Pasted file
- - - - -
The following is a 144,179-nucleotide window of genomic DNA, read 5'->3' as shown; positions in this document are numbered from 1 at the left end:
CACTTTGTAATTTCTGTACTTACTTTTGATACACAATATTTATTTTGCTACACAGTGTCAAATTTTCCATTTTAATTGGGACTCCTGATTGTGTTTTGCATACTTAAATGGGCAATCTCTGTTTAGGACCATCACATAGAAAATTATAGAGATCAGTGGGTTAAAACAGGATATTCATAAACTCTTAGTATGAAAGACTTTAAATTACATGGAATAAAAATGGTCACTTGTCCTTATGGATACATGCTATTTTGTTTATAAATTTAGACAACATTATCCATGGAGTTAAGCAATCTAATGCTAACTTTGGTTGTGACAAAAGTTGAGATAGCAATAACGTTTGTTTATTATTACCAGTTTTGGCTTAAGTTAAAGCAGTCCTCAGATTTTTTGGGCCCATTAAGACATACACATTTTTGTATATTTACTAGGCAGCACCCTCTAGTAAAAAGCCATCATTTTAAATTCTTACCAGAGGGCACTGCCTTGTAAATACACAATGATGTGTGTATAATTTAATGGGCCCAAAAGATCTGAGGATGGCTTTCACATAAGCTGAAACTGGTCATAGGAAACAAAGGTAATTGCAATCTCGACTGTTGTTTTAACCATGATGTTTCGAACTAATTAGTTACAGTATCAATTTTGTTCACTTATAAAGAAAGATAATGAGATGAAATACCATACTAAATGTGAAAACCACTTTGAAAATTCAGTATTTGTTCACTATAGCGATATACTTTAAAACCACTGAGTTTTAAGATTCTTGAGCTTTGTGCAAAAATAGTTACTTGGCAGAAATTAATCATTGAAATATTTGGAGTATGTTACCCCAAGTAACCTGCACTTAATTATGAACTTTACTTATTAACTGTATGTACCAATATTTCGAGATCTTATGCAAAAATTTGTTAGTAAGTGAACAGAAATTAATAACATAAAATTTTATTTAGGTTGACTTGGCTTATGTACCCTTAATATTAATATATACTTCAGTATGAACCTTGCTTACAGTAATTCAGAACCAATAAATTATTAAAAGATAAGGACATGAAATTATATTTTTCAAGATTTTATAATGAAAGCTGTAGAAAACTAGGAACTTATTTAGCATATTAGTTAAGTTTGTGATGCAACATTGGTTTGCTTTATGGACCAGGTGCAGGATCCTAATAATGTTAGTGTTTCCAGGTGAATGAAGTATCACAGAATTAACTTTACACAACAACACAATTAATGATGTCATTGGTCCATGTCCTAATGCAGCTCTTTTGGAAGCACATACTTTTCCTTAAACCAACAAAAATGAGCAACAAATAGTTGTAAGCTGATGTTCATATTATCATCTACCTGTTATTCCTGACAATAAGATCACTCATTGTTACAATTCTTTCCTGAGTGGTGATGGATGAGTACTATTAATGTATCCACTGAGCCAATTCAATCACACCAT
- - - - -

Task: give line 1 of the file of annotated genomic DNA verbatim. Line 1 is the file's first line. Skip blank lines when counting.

The following is a 144,179-nucleotide window of genomic DNA, read 5'->3' as shown; positions in this document are numbered from 1 at the left end: